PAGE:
Construction Risk Management 2017-03-21T17:00:38+00:00

Construction Risk Management

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Construction Risk Management

No matter what size a job may be, all employers in the construction industry have a legal, moral and economic reason to reduce the risk of injury to personnel.

In the UK, 2.2 million people work in Britain’s construction industry, making it the country’s biggest industry.

It is also one of the most dangerous, although overall it accounts for only about 5% of employees in Britain it still accounts for 27% of fatal injuries to employees and 9% of all reported major injuries.

What is Construction Risk management?

The construction industry is inherently a risky business which is reflected in the insurance premiums that construction companies pay.  Risk can come in many shapes and sizes including:

  • Pressure to complete a project on time and to budget
  • High levels of disputes and litigation
  • Intense competition for work
  • Pressure to produce a high returns from low margins
  • Poor safety and occupational health record
  • Pressure to save time and money
  • Pressure on health and safety provision

The Turnbull Report brought the requirement for construction companies to implement procedures to manage risk.  The aim of effective risk management in construction is to prevent the losses which arise from accidents, loss of money or time, damage to property or loss of reputation.

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Construction Risk Management

Effective risk management for construction businesses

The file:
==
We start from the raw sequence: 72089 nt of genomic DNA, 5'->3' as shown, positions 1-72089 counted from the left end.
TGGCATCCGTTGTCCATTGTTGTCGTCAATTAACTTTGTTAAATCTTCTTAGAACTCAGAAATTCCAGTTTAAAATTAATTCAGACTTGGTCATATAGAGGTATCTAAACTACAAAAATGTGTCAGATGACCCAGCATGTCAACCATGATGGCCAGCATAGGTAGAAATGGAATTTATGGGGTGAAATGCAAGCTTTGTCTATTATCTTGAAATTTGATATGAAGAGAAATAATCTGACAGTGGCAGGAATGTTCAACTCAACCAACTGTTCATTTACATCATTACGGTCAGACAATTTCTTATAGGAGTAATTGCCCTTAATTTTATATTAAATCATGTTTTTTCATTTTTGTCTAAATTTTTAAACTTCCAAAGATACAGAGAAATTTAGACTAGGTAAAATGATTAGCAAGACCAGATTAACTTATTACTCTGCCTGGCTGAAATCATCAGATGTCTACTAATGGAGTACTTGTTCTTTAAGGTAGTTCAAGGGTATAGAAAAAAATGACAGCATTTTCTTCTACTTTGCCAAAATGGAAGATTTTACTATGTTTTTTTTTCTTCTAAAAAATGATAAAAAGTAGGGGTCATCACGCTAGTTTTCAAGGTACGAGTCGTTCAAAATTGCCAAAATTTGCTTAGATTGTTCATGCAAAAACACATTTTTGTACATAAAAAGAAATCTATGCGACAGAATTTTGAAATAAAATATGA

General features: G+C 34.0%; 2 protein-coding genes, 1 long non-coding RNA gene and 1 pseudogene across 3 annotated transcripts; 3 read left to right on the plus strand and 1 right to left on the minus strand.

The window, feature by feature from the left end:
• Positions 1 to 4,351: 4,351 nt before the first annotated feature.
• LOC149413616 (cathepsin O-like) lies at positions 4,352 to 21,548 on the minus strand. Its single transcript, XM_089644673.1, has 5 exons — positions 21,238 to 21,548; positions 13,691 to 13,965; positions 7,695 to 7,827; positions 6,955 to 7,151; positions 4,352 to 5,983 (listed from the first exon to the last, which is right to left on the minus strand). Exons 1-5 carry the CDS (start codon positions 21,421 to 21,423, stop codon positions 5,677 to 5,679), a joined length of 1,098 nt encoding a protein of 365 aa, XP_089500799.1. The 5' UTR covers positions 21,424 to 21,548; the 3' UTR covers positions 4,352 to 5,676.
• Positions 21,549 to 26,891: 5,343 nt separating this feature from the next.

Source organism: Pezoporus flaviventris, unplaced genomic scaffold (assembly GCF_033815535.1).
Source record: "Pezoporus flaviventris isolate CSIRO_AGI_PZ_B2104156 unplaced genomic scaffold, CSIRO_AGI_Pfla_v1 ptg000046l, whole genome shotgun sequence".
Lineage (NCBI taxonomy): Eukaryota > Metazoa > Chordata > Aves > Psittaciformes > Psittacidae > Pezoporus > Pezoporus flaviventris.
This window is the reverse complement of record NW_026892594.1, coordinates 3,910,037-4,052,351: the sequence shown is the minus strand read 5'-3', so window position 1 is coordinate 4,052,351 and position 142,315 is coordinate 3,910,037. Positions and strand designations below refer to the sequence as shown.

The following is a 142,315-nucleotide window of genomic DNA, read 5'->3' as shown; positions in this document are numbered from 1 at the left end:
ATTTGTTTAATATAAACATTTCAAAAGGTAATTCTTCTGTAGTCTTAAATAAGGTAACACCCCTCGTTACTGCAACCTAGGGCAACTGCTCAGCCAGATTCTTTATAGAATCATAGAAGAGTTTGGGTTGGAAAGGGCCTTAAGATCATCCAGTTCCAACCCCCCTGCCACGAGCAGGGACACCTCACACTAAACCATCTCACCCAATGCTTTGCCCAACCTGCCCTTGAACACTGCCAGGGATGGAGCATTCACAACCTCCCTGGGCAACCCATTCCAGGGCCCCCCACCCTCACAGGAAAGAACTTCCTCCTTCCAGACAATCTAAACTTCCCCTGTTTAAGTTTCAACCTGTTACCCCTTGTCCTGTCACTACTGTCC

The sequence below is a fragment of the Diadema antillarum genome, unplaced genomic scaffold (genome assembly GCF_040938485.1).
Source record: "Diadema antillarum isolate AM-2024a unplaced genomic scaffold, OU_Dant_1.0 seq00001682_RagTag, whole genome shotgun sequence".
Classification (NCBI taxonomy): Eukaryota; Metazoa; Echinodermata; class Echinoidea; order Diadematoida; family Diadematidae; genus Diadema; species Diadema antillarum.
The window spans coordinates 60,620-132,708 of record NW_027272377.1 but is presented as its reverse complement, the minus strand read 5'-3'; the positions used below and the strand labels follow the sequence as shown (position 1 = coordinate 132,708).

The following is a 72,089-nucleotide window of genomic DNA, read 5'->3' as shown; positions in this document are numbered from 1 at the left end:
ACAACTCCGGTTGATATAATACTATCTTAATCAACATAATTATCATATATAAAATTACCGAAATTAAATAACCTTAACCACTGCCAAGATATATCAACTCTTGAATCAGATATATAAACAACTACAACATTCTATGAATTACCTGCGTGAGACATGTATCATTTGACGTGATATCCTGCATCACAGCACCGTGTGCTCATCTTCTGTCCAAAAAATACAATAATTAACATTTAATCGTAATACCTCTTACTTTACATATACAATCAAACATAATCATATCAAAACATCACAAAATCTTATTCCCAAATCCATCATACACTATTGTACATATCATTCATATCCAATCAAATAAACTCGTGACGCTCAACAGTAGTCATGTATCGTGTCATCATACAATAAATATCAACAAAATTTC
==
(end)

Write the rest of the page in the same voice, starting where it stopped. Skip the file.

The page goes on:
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Why do I need a Construction Risk Management service?

It is often the unforeseen risks that can have the biggest impact on a construction project.  Here are some statistics to consider

  • Construction accounts for 5% of employees in UK but 27% of fatal injuries
  • Over past 5 years, average of 61 persons killed in construction annually (>1 per week)
  • Estimated 36,000 NEW cases of work related ill health with rates of musculoskeletal disorder significantly higher than average
  • About 2.3 million working days lost per year
  • Last year the number of deaths increased
  • Average of 3,423 major injuries annually
  • Average of 6,990 over 3 day injuries annually
  • That means 200 injuries per week, or almost 29 every day

The main causes of the fatal accidents in the construction sector include:

  • Falling through fragile roofs and roof lights
  • Falling from ladders, scaffolds and other work places
  • Being struck by excavators, lift trucks or dumpers
  • Being struck by falling loads and equipment
  • Being crushed by collapsing structures

At BJP our team of construction brokers can help you to identify and manage the risk within your construction business.

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Specialists in construction risk management

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Key Safety Legislation for the Construction Sector

  • Health & Safety at Work etc Act 1974
  • Management of Health, Safety & Welfare Regulations 1999
  • Health & Safety Offences Act 2008
  • Construction (Design & Management) Regulations 2007
  • Corporate Manslaughter & Homicide Act 2007